Friday, December 4, 2009

Being Labeled

As I've said, it is not my intention to comment on the leading stories, instead I want to ferret out those stories that  resonate with me, make me laugh, or which I can put the Bad Lawyer lens on for you.  But this being my Blawg--I can do anything I wish--so let me comment on the Amanda Knox murder prosecution.

The New York Times reported this morning that Miss Knox spoke to the jury in a closing remark--which by the way is unheard of in the US, unless the defendant is self-representing, a gross mistake as John Allan Muhammad could attest to if he were still alive.  According to the NYT, Miss Knox told the jury, in fluent Italian and a trembling voice she told them that she is afraid to be "labeled" a murderer.  While I would normally allow for missed nuances, the Times reporter seems to have a flawless command of Italian as evidenced by (1 the reporter's Italian last name (Donadio); and (2 the reporter's description of Ms. Knox's fluency.

After I read this probing piece of crime writing you could have hit me in the forehead with a 2 x 4 and I doubt that I would have noticed.  Here is what I assume happened (and while my impressions are secondhand, I've followed the case since Miss Knox's arrest), as if it matters;  Miss Knox in the throes of excitement and hormones launches into her year abroad equipped with excellent Italian.  Miss Knox is pretty, she's popular, and she's hip--so she thinks.  In a drug and alcohol night of sex and fun one of the predator males kills the roommate, that Miss Knox has been mocking as an unhip "prude."  Holy Shit, still under the influence the trio cover-up the crime and try to cook alibi's and lay off suspicion.

What strikes me about Amanda Knox is that in a shaking voice, she says--I don't want to be labeled a "murderer."  Wow.  You, Miss Knox, are responsible for participating in the events that resulted in your roommate's head being nearly severed from its shoulders, you covered up the crime, and you tried to blame an innocent party who is wrongly arrested and jailed--but, you don't want to be labeled.   If you were some fat hillbilly chick in a trailer park in Wheeling, West Virginia your story would be over--and no one would give a shit.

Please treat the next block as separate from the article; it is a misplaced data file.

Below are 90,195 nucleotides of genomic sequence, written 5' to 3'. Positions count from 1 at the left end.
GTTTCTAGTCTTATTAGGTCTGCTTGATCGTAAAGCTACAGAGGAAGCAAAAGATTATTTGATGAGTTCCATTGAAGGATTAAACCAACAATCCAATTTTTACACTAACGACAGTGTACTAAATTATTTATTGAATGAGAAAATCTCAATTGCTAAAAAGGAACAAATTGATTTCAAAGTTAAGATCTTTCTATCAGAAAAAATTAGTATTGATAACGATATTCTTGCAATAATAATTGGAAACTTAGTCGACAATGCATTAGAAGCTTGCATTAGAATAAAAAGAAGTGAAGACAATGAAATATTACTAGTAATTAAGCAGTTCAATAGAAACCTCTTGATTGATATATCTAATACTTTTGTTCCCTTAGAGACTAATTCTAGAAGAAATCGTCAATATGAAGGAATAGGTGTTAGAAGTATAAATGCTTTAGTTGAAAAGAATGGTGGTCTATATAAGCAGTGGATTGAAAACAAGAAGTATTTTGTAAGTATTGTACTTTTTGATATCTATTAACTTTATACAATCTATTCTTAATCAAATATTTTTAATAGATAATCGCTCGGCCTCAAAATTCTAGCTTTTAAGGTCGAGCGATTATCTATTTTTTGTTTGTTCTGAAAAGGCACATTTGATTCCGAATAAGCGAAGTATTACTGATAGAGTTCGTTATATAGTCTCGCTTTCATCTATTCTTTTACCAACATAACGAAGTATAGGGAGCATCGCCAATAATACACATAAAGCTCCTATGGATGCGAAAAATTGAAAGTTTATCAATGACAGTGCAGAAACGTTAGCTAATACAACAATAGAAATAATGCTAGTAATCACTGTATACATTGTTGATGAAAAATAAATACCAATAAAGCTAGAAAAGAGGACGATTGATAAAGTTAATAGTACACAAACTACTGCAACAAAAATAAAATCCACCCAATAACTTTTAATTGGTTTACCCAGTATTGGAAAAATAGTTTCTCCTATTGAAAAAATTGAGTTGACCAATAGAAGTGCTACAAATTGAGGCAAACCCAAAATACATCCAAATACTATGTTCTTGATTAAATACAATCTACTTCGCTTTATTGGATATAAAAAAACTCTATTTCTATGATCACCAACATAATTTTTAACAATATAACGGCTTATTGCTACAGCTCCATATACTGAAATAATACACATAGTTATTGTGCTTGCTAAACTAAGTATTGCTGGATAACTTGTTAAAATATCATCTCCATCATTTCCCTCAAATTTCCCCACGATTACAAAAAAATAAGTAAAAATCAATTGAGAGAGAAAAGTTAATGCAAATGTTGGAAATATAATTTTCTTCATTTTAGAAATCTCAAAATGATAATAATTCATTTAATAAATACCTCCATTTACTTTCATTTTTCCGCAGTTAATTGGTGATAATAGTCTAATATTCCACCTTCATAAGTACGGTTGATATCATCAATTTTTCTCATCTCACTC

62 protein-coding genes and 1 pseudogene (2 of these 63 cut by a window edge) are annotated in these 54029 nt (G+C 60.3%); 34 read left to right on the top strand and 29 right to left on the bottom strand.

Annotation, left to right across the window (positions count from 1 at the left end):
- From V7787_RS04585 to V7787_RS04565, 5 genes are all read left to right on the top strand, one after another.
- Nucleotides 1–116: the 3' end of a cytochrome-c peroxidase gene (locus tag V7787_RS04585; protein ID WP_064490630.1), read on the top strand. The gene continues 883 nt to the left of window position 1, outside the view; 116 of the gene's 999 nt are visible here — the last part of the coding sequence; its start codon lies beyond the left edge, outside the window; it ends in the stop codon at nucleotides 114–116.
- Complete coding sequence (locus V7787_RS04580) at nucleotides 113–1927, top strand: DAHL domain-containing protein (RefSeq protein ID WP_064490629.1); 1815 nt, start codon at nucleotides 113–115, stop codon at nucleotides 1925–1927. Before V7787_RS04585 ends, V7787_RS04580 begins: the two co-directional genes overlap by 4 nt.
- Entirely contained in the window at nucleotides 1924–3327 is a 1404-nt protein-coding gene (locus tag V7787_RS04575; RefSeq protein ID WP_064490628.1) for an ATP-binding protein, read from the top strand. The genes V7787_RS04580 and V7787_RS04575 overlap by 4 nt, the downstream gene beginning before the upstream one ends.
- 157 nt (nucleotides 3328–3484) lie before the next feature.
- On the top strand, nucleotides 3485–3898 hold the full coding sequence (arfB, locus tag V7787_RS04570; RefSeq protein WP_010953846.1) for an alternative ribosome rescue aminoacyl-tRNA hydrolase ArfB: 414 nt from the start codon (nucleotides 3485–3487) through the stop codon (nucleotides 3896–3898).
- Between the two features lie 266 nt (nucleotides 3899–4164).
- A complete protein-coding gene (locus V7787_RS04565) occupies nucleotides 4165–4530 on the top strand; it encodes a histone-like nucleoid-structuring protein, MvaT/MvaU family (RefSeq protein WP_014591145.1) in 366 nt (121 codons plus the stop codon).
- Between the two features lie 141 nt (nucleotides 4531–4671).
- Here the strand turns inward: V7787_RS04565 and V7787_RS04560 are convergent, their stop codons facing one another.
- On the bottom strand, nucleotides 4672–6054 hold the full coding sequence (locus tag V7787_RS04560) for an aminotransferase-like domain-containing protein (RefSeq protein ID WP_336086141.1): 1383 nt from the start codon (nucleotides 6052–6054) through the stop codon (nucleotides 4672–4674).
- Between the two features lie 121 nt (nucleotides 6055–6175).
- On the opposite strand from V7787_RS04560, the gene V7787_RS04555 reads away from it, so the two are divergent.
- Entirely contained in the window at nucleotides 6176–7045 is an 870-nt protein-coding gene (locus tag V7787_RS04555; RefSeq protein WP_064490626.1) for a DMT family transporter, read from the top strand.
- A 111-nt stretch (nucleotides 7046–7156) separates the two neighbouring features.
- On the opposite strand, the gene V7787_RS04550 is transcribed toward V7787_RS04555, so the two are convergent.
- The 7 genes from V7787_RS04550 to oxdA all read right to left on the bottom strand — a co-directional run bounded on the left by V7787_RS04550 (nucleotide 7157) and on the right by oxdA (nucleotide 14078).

We identify with Miss Knox and the family that loves her, because we have daughters.  We intuitively know what our children are capable of in their carelessness and unsophisticated worldview (btw, look at Gayle's Bard Blog   for a detailed discussion of just these issues, especially, in her brilliant look at Romeo and Juliet, it's a tale as old as time.)

More importantly, I identify with Miss Knox.  I know what it is to feel sleepless anxiety over a label--as my self-view crumbles away.  Grow accustom to the label, little Miss Knox you are alive,  Meredith Kercher is dust.


  1. I too have been following the story, owing to an interest in Italian justice (oxymoron?)--and Italian misogyny. From a purely cultural point of view, the whole trial seems to me to exhibit really well the Italian take on women: madonna/whore, end of story. Appalling what passes for a fair trial there, at least where women are concerned.
    That said, Knox seems to me to be, sadly, kind of dumb. Intellectually challenged in the extreme, despite her fluent Italian. And yes, amoral, too. But from a PR point of view, if you're going to give a little "don't convict me" speech, maybe it would be good if it wasn't all about you. Or even mostly about you. What a moron. And her lawyers must be bad indeed, to let her do something so stupid.
    Haven't read this particular article, but I will.

  2. The internets are reporting that a verdict has been reached and will be announced at 6pm EST.

  3. Guilty.